It is critical you contact your State Senator and State Representative and urge them to support constitutional/permitless carry legislation.
Gov. Dannel P. Malloy’s proposal to bolster state pistol permitting fees drew a sharp response from the National Rifle Association, a Connecticut-based advocacy group and top Republican officials. The Democratic governor’s new two-year budget, released last Wednesday, would increase the state portion of the pistol permit fee from $70 to $300, and of the initial five-year permit from $140 to $370. A separate background check fee would rise from $50 to $75.
This Wednesday, February 15, the House State Affairs Committee is scheduled to hear constitutional/permitless carry legislation, House Bill 1072.
This Thursday, February 16th, the Washington House Judiciary Committee is scheduled to vote on House Bill 1387 and House Bill 1122.
As previously reported, after the California Department of Justice submitted regulations regarding newly classified “assault weapons” to the Office of Administrative Law (“OAL”) for publication in the California Code of Regulations (CCR), NRA and California Rifle & Pistol Association submitted a joint-letter to the DOJ explaining the flaws in the regulations and demanding that the regulations be withdrawn or we would be forced to pursue legal action.
Fairfax, Va.— Today the New Mexico Sheriffs’ Association issued a statement opposing two gun control bills in the New Mexico legislature. All 33 of the state's sheriffs now statement oppose House Bill 50 and Senate Bill 48 calling the bills "part of a national gun control agenda funded by New York billionaire Michael Bloomberg… [that] would criminalize virtually every private firearms transfer in the state.”
A woman shot and killed an attempted robber Thursday afternoon after he and one other man tried to rob three people in her apartment. According St. Louis Metropolitan police, Jarrett Richardson and one other man entered the apartment on the 1800 block of Cass Avenue through the unlocked door and demanded money from the two women and one man inside. During the incident, one of the women pulled out a gun and shot at Richardson, killing him. The second suspect ran off and is still at large. Richardson, 20, was a Cahokia, Ill., resident.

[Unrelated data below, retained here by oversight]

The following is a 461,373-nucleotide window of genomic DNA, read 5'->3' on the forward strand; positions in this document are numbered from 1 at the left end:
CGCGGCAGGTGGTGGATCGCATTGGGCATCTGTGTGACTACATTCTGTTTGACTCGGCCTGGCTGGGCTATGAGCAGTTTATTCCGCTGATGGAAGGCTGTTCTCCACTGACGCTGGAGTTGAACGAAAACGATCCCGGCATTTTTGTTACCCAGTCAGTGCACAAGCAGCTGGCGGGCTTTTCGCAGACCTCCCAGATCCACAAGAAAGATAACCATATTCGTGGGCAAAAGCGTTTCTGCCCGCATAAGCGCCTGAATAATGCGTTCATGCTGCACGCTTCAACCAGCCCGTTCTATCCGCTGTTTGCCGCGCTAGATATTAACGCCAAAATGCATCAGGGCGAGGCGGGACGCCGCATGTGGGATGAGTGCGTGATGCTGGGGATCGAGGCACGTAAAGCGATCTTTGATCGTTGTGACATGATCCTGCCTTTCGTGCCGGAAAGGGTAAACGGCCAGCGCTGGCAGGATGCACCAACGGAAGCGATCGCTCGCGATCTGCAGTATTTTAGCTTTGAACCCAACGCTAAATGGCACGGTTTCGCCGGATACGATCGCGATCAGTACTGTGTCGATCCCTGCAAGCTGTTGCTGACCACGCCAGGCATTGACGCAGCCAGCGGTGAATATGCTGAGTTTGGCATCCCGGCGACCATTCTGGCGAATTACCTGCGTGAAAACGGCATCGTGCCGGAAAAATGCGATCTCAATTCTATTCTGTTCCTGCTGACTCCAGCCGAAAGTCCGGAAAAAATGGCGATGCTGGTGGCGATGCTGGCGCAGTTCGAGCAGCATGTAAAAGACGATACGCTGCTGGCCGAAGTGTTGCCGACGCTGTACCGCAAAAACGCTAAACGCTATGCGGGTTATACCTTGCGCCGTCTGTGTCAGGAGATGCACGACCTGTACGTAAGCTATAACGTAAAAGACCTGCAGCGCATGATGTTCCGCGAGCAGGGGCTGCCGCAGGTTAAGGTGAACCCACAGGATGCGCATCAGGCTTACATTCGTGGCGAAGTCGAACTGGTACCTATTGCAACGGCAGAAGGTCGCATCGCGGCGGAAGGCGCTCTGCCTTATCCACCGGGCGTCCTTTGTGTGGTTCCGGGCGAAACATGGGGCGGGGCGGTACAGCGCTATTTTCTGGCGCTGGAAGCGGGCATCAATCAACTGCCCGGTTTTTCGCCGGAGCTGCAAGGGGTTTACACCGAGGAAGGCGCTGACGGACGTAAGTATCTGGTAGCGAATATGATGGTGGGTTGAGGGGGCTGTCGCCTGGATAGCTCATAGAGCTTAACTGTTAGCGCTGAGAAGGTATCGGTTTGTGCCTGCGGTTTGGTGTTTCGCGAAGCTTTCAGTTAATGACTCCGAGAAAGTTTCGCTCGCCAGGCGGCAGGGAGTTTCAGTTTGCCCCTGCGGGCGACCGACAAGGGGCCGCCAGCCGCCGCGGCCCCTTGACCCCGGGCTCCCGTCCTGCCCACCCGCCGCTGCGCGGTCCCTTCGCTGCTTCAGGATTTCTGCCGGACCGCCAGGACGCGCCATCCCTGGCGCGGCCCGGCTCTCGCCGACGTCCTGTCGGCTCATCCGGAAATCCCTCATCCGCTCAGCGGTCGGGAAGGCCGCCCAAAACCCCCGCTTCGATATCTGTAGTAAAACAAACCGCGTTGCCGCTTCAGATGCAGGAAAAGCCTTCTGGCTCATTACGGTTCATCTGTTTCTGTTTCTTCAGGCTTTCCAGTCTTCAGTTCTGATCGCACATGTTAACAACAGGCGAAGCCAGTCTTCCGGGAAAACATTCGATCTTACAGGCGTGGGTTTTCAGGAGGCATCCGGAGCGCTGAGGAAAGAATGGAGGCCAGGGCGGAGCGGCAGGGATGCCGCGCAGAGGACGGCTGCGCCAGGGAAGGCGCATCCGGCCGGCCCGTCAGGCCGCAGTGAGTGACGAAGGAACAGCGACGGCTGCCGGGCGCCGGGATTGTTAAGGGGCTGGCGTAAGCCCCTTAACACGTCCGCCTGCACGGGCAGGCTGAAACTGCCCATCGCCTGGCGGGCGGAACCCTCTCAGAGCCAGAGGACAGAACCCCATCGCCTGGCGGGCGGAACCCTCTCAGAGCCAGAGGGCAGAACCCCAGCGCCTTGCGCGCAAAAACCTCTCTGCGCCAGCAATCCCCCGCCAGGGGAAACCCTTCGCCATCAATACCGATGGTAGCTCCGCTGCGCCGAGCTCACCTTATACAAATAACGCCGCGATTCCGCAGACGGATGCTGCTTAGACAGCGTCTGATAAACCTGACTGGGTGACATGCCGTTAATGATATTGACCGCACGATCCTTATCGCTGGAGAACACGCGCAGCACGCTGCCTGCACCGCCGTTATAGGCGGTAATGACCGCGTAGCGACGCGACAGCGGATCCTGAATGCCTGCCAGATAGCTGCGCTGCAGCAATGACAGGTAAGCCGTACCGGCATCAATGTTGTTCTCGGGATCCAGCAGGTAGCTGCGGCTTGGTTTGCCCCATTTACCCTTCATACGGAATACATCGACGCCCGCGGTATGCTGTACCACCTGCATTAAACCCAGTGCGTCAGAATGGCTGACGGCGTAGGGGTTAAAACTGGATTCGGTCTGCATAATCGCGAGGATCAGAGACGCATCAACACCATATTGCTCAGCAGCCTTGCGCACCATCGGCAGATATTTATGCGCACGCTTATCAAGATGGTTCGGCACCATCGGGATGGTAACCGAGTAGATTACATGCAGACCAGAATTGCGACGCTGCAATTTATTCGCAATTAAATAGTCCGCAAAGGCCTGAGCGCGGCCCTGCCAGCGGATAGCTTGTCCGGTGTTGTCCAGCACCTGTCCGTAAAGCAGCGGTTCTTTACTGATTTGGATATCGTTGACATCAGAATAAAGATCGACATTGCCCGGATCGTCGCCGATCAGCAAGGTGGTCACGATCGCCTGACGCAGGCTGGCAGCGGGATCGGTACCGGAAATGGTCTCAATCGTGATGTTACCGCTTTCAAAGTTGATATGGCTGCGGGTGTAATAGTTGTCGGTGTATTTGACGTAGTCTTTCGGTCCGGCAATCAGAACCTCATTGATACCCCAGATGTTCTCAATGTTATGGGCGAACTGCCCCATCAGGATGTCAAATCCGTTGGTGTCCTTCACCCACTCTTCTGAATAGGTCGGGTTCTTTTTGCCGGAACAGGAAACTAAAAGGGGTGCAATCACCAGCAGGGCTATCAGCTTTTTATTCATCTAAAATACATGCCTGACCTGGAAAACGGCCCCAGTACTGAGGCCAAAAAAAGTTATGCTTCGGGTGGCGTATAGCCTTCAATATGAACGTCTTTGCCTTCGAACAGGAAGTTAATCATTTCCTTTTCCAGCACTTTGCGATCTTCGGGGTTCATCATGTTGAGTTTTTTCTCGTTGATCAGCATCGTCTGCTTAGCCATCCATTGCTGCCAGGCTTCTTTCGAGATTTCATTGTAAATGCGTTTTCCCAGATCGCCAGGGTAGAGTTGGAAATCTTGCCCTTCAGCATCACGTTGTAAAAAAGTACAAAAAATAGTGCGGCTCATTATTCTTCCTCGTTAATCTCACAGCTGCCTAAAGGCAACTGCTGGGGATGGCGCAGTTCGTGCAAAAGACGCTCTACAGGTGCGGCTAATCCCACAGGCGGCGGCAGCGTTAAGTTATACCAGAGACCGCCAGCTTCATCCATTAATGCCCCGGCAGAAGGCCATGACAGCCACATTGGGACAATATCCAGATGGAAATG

Police say a fight involving a knife and a baseball bat at an east Topeka Walmart ended when a man carrying a gun intervened. One person was stabbed in the incident, which occurred around 4 p.m. at the Walmart located at 2630 SE California. Topeka Police Sgt. Josh Klamm says a disturbance between two men – one of armed with a knife, the other with a bat – started inside the store. The altercation then spilled outside into the parking lot. A witness told WIBW News Now one of the men had gone outside to get a bat from his car when he was stabbed. The witness, who requested their name be withheld, says the stabbing victim chased the other man through the parking lot and hit him with the bat.
A burglar working on entering a rear slider door found himself face to face with the armed resident and took flight into the waiting clutches of police. According to Cape Coral Police, around 1:30am Friday, officers responded to a burglary in progress in the 100 block of SW 22nd Court. The resident at the home told police he had scared away a burglar from his rear lanai with a revolver as the burglar attempted to enter the rear slider door. The resident provided a description of the suspect, and a perimeter was quickly established. When an officer on the perimeter investigated a nearby dog barking, he located 20-year-old Jacob Cintra. Police say further investigation revealed Cintra to have been the one attempting to break into the house, and also that he had burglarized the resident's car before trying the house.